How retailers get it wrong: Product is right but messaging is way off

Karen Millen August 2016

Karen Millen

John Lewis’s weekly sales figures came out yesterday and one of the most interesting points was that shoppers are still buying plenty of summer clothes and accessories, even though the summer clearance sales are over and last minute bargains are hard to find.

Now that may seem like a bit of a no-brainer given that the sun is shining and it’s warmer than it’s been all year (at least in the south of England) at the moment.

But look around the stores, or even online, and the big story is all about transitional pieces in autumnal colours. I even walked past one window that had a faux fur jacket in it and it made feel like I needed to go and sit in front of the fridge with he door open. It just didn’t feel right when the temperature outside was close to 30 degrees.

Which brings me to the point of this piece. A new report from researcher Verdict shows that consumers like to buy clothes to wear now. And no, that’s not  about the latest designer obsession with instant availability once the catwalk show is over.

It’s about you and I walking into a store or browsing online, buying something and wearing it next day either because new stuff feels great or we just need something to keep us feeling comfortable in the heat/rain/wind/snow etc.

Karen Millen August 2016

Debenhams

Verdict says 85.6% of us shop this way and while we do still shop ahead of the season, more than half of us (51.4%) prefer not to. That means, buying summer clothing in grey March/April when retailers drop their tropical looks in-store, is a no-no. It also means that most of us will walk straight past those ochre, bottle green and berry-toned knits and jackets at this time of year.

Verdict says the weather means the current model of deliveries, where clothes appear in-store months ahead of the weather they’re most suited for, is outdated, even obsolete.

But there’s another factor at play that’s undermining the traditional two-season model and that’s social media. “Social media has shortened fashion cycles, and created a see now, buy now, wear now mentality while generating constant desire for new products,” it said.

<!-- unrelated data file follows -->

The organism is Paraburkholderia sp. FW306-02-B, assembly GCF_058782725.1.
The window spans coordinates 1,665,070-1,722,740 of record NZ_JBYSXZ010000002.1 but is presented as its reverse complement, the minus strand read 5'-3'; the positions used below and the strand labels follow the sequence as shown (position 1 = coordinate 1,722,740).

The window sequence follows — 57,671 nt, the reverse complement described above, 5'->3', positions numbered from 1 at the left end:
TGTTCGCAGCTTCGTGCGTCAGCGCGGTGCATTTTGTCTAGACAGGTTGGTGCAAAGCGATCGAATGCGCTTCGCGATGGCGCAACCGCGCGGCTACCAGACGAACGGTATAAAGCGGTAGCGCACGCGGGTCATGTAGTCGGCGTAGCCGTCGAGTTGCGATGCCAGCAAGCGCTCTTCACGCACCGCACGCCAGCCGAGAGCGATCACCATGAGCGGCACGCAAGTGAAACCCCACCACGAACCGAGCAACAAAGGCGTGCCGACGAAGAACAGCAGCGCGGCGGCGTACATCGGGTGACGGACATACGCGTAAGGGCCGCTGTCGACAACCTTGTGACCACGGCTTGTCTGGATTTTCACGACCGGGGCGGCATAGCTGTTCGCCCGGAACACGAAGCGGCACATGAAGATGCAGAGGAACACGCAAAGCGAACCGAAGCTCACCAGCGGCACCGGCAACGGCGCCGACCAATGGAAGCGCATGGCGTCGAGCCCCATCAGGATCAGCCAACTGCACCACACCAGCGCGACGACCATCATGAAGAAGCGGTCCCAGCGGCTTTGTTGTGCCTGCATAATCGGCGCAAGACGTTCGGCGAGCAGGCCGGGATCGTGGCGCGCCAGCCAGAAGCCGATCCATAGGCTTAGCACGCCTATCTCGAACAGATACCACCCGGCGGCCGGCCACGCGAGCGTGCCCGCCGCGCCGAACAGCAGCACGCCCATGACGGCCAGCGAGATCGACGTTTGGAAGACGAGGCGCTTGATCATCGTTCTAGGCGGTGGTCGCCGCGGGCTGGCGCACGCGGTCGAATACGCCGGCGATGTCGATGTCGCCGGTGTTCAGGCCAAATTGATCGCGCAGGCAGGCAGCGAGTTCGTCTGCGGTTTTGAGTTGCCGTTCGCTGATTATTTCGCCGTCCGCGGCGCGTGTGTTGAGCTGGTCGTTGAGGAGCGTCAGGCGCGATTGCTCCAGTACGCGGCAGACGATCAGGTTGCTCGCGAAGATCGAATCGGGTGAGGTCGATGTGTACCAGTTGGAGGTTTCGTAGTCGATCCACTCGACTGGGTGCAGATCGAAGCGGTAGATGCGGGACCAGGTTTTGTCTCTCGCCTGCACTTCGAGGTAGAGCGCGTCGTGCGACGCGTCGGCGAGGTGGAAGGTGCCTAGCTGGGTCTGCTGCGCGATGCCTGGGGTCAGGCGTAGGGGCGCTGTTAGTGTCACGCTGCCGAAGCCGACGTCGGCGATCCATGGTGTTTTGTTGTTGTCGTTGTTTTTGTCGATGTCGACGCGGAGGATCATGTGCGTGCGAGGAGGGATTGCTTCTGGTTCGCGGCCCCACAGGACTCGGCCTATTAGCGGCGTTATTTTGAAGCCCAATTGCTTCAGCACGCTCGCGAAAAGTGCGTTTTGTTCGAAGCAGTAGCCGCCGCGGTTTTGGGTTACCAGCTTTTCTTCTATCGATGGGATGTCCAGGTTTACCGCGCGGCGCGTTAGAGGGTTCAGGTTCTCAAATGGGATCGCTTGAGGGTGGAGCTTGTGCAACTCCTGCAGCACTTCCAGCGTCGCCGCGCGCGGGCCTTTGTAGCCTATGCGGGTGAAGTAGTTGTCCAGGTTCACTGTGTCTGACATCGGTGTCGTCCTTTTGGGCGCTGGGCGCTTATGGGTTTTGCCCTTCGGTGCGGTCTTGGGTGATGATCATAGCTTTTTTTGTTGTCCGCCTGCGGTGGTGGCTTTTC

It cited Superdry and Zara as two good examples of brands playing the multi-drop, weather-relevant game very well. But they both do it differently.

Topshop August 2016“Superdry’s core offer is made up of predominantly transeasonal ranges, ensuring it is not aligned or over exposed to any particular weather, while Zara uses its vertically integrated supply chain to be weather responsive via flexible phasing, reactive product drops and frequent visual merchandising updates,” Verdict said.

An almost-equally-big issue though is the marketing behind all the product for many retailers. Verdict’s survey also showed around three-quarters of consumers feeling there’s enough of the right product in-store at the right time, but they’re put off by the wrong messaging and merchandising.

Essentially, the problem is that messaging and merchandising still seems to be living in a two-season world even though the product itself is more aligned to what we really want/need to buy.

Zara August 2016

Zara

“A quick glance at retailers’ current store propositions, which are showcasing new autumn/winter coats, fur and jumpers while the weather remains relatively warm, highlights why this system is counterintuitive,” Verdict said.

Verdict thinks some businesses are on the right track, crediting Burberry’s move to see now, buy now, wear now as the right path, and at the opposite end of the scale saying Asos and boohoo are good online examples of the right messaging. Of course, it’s easier to switch to a sunny weather push on a website if the temperature rises than it is to change the merchandising in 100, 250 or 500 stores nationwide.

But Verdict says while retailers and brands may not be able to predict weather extremes when they plan their merchandising, they do need to bring their buying cycles, marketing and in-store merchandising more in line with the real world. And they need to bright them in line with real consumers, rather than the waiting list-obsessed investment dressers they assume us all to be.

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